The Big Diehl

{blog of adam}

01 May


Posted in Devotional Blog, Mentoring, New Hope, The Holy Spirit on 05-01-07

This past weekend was a great service at New Hope. We were very blessed to have singer Jeoffrey Benward (of Aaron*Jeoffrey) ministering with us. He had come up for a special appreciation dinner of Gilbert Dilley, an older gentleman who served years as a pastor and evangelist. (Gilbert Dilley had a profound impact on many young people in the 70s during the Jesus Movement. He led many people towards the baptism in the Holy Spirit during late night prayer meetings in his house – among the group were both of my parents and Jeoff. We owe a great deal of gratitude to people such as Gilbert Dilley who influenced the lives of the people who are influencing us! Seeing the legacy that Gilbert Dilley has already left made me think – what kind of legacy am I leaving? Will the people who I am influencing influence others? I can only pray and trust God that my influence will be lasting.)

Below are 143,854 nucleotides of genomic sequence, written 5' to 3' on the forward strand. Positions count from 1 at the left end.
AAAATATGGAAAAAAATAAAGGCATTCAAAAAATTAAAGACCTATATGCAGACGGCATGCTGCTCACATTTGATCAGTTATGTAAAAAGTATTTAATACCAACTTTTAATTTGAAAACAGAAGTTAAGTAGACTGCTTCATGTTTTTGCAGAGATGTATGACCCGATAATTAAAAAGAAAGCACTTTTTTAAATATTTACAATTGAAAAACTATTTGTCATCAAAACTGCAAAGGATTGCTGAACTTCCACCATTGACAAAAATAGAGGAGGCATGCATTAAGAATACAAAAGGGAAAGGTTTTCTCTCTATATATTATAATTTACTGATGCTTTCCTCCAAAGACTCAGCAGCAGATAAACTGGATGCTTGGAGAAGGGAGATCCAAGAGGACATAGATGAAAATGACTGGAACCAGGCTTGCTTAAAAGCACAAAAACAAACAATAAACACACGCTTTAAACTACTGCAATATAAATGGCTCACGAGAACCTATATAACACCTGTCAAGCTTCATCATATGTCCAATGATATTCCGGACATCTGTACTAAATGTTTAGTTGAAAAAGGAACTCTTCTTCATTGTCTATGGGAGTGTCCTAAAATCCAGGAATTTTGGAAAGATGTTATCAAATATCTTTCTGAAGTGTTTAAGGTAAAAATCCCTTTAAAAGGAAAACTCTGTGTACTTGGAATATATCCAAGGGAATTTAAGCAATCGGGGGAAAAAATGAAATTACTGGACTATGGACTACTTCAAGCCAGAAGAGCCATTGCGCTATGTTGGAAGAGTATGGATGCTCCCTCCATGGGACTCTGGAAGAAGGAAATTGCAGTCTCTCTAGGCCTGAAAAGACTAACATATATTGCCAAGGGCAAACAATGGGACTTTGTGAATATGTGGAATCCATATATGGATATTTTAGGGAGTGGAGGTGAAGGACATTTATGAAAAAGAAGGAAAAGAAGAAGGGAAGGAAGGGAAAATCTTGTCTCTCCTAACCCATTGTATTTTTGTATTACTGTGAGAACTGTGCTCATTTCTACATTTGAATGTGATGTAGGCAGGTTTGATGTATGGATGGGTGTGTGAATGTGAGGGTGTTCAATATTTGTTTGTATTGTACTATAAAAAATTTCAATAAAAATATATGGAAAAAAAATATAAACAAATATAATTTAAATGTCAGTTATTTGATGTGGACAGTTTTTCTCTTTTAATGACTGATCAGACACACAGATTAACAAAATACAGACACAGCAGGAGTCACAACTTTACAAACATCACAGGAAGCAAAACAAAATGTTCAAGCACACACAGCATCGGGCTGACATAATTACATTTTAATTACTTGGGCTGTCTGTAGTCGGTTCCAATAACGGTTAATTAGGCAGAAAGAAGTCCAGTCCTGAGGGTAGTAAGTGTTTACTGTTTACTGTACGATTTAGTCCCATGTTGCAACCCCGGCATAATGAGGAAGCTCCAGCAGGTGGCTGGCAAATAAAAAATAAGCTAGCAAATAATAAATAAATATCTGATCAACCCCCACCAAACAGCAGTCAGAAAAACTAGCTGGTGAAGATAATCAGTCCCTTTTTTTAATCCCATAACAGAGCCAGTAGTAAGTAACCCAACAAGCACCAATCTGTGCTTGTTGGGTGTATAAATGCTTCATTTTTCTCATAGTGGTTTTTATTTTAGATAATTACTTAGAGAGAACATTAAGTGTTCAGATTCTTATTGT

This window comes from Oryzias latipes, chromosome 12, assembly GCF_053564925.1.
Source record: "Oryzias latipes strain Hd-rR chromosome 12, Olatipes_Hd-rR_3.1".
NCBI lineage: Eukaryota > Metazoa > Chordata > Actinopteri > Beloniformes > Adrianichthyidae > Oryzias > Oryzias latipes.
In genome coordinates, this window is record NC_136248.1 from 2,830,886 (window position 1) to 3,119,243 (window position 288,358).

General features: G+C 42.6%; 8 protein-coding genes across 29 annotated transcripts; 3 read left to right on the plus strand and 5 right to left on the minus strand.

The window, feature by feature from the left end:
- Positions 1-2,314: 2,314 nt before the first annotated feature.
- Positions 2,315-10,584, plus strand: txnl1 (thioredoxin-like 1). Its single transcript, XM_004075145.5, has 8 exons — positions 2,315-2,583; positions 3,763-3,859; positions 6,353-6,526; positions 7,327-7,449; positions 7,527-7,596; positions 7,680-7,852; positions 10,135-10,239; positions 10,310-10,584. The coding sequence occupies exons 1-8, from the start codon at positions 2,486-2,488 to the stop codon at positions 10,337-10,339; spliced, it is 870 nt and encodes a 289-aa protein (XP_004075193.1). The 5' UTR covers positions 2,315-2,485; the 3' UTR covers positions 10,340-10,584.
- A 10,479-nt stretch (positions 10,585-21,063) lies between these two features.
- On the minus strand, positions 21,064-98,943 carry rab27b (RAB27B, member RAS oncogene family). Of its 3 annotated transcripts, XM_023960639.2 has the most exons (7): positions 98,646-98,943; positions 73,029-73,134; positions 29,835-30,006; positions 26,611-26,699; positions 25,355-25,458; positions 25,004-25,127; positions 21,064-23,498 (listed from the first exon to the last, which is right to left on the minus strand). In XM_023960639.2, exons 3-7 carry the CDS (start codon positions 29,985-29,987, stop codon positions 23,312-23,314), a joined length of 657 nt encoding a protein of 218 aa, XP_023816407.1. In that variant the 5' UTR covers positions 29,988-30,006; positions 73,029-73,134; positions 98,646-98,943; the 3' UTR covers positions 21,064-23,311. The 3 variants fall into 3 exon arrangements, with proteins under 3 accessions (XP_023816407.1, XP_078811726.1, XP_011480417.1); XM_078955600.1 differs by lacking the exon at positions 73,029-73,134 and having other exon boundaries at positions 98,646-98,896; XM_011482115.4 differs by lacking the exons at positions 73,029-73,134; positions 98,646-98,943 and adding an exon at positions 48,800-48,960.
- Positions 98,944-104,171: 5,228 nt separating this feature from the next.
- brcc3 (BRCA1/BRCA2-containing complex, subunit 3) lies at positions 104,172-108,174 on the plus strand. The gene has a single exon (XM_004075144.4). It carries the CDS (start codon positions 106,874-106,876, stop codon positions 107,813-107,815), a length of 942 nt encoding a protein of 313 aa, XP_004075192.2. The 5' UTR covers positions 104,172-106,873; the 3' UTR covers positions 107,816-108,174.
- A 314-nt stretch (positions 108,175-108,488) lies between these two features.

During the special time of appreciating Gilbert, Jeoffrey was saying a few words. I had never seen the prophet side of Jeoffrey Benward – but it was definitely there. He was speaking to Gilbert directly when he said words we should never forget, “You will never loose your relevancy when you are working with the Spirit.”

How true is this! The push among many young Christian leaders today is to remain “relevant.” Many of them say that to be relevant you must use proper technology, use special words to develop branding, advertise a certain way, and wear blue jeans on the stage. I’m not speaking against these things – but being “relevant” without working in the Spirit of God is wrong. We can never loose our relevancy when we are being led by the Spirit of God.

My fear (and what I have observed) is that while young Christians have a desire to remain “relevant” — they listen to U2, but they’ve stopped listening to God. U2 doesn’t bring relevance to your ministry (although their sound is really tight!) – the Spirit of God has stood the test of relevancy. That’s relevant.

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